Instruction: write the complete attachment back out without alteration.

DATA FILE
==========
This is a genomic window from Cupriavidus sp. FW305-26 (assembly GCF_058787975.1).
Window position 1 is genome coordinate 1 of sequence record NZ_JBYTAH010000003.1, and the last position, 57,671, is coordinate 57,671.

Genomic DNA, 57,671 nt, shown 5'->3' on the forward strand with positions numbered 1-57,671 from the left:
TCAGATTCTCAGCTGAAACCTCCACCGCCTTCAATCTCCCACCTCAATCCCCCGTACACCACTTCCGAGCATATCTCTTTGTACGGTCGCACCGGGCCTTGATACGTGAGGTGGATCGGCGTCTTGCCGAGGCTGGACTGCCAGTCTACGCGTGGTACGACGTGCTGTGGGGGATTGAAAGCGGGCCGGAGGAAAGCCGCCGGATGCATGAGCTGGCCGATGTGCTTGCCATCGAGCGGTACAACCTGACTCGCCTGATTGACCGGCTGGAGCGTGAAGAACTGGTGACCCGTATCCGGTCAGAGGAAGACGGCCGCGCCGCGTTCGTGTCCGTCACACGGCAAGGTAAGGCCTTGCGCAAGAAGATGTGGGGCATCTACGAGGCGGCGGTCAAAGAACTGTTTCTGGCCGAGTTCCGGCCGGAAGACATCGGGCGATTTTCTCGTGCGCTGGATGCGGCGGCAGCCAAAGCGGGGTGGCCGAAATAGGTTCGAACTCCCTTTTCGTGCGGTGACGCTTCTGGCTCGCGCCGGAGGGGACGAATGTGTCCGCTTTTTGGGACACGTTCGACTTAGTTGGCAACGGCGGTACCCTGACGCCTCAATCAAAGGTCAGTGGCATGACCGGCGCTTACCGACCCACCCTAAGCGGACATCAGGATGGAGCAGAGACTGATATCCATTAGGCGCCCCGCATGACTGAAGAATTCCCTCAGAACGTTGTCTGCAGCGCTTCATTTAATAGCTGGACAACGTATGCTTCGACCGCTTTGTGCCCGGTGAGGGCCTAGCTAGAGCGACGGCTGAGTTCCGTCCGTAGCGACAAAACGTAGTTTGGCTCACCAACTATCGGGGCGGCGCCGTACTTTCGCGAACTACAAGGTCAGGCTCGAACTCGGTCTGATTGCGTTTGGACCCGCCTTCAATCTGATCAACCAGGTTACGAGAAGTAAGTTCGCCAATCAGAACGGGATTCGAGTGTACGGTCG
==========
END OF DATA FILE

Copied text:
This is a genomic window from Cupriavidus sp. FW305-26 (assembly GCF_058787975.1).
Window position 1 is genome coordinate 1 of sequence record NZ_JBYTAH010000003.1, and the last position, 57,671, is coordinate 57,671.

Genomic DNA, 57,671 nt, shown 5'->3' on the forward strand with positions numbered 1-57,671 from the left:
TCAGATTCTCAGCTGAAACCTCCACCGCCTTCAATCTCCCACCTCAATCCCCCGTACACCACTTCCGAGCATATCTCTTTGTACGGTCGCACCGGGCCTTGATACGTGAGGTGGATCGGCGTCTTGCCGAGGCTGGACTGCCAGTCTACGCGTGGTACGACGTGCTGTGGGGGATTGAAAGCGGGCCGGAGGAAAGCCGCCGGATGCATGAGCTGGCCGATGTGCTTGCCATCGAGCGGTACAACCTGACTCGCCTGATTGACCGGCTGGAGCGTGAAGAACTGGTGACCCGTATCCGGTCAGAGGAAGACGGCCGCGCCGCGTTCGTGTCCGTCACACGGCAAGGTAAGGCCTTGCGCAAGAAGATGTGGGGCATCTACGAGGCGGCGGTCAAAGAACTGTTTCTGGCCGAGTTCCGGCCGGAAGACATCGGGCGATTTTCTCGTGCGCTGGATGCGGCGGCAGCCAAAGCGGGGTGGCCGAAATAGGTTCGAACTCCCTTTTCGTGCGGTGACGCTTCTGGCTCGCGCCGGAGGGGACGAATGTGTCCGCTTTTTGGGACACGTTCGACTTAGTTGGCAACGGCGGTACCCTGACGCCTCAATCAAAGGTCAGTGGCATGACCGGCGCTTACCGACCCACCCTAAGCGGACATCAGGATGGAGCAGAGACTGATATCCATTAGGCGCCCCGCATGACTGAAGAATTCCCTCAGAACGTTGTCTGCAGCGCTTCATTTAATAGCTGGACAACGTATGCTTCGACCGCTTTGTGCCCGGTGAGGGCCTAGCTAGAGCGACGGCTGAGTTCCGTCCGTAGCGACAAAACGTAGTTTGGCTCACCAACTATCGGGGCGGCGCCGTACTTTCGCGAACTACAAGGTCAGGCTCGAACTCGGTCTGATTGCGTTTGGACCCGCCTTCAATCTGATCAACCAGGTTACGAGAAGTAAGTTCGCCAATCAGAACGGGATTCGAGTGTACGGTCG